What is Pseudoscience?
Pseudo = false. Therefore, pseudoscience is literally translated as
"false science." In other words, pseudoscience refers to ideas that proponents
claim to be scientific but lack empirical evidence, and that have been arrived at by
faulty logic, poor experiments and/or faith. Pseudoscientific studies dont adhere to
the philosophy and methods of science. Proponents of pseudoscientific ideas frequently use
scientific icons (i.e., terms, images, titles) to help convey authority in their message.
II. Some Non-botanical Examples.
Supermarket tabloids are outstanding sources of pseudoscientific
hogwash. For example, one issue I read not too long ago had articles about aliens killing whales and how
tongue twisters cause brain damage. One of my personal favorite claims is that the Shroud of Turin, a cloth with an apparent
image of Jesus, is the actual burial shroud. The table below lists a
variety of common pseudoscientific
ideas - and this doesn't even include many bogus medical ideas!
|Some Pseudoscientific Beliefs
- psychic hot lines
- palm readers
- Shroud of Turin
- Loch Ness Monster
- Spontaneous human combustion
- alien abductions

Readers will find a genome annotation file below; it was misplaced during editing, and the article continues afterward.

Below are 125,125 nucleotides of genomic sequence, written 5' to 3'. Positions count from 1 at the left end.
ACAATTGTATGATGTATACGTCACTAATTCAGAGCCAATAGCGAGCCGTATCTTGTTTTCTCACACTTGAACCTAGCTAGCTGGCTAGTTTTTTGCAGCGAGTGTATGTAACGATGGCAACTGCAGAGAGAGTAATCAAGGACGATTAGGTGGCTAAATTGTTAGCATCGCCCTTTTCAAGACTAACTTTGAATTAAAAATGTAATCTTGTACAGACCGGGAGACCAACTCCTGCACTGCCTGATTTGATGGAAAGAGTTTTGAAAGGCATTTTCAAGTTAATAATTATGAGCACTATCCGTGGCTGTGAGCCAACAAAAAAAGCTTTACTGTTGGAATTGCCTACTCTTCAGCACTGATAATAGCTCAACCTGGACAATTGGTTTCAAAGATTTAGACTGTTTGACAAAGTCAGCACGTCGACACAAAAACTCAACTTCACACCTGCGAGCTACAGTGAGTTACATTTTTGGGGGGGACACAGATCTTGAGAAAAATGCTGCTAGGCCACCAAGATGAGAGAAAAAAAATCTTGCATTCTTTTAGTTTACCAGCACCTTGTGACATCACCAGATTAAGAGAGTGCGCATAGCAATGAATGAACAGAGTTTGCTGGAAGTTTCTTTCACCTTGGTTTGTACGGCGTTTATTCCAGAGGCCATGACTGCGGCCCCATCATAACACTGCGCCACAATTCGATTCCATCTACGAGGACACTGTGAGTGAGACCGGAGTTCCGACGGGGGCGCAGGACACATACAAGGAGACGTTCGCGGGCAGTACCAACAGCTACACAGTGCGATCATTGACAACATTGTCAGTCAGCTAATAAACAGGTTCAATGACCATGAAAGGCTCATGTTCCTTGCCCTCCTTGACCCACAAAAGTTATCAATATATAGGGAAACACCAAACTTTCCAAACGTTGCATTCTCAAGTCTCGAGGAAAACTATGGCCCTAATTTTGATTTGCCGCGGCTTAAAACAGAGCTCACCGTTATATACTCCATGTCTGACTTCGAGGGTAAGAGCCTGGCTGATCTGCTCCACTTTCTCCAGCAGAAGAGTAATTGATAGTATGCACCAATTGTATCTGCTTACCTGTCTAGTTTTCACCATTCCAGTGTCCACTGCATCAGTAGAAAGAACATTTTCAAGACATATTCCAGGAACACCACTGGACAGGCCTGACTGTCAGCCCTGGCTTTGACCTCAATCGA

- Some people can tell if someone is
staring at them
- Bible Code
- Handwriting analysis
- Psychic surgery
- Crystal, Pyramid power
- Chain letters bring good luck
- Broken mirrors bring bad luck
- telepathy is real
- Aliens are in Area 51
I have included dowsing (or witching) for water
in the table above since most conventional scientists disavow this idea.
However, some recent studies suggest that there may a little validity to it.
III. Botanical science and pseudoscience
Sadly, botany has more than its fair share of "mavericks."
Perhaps chief among them is Cleve Backster, Mr. Lie Detector. He, and others, have claimed
that their "experiments" demonstrate that plants (a) have emotions, (b) can
communicate with you telepathically, (c) respond to your affections, (d) worry and respond
to threats to their well being, (e) can read your mind even over long distances, (f) emit
death spasms, (g) like good music, and (h) like to listen to sex talk.
There are many other related botanical ideas that fall into the
realm of pseudoscience, or at least, are largely suspect at this point in time. These
- crop circles
- gardening by the moon
- bogus medical therapies such as
Bach flower therapy
and flower essence therapy
- homeopathy and naturopathy
IV. How can you recognize pseudoscience?
So, how can you recognize pseudoscientific
garbage? Its not always easy, especially because as we learn more about
plants (and other organisms), we uncover things that are absolutely incredible. For
example, who would have guessed that plants being attacked by herbivores actually send out
a signal (a volatile chemical) to neighboring plants to warn them of an impending attack? The media has called
this "tree talk," which although technically not correct, is certainly
that plants communicate with one another.
Perhaps the simplest way to recognize pseudoscience
is to simply have a good healthy dose of skepticism.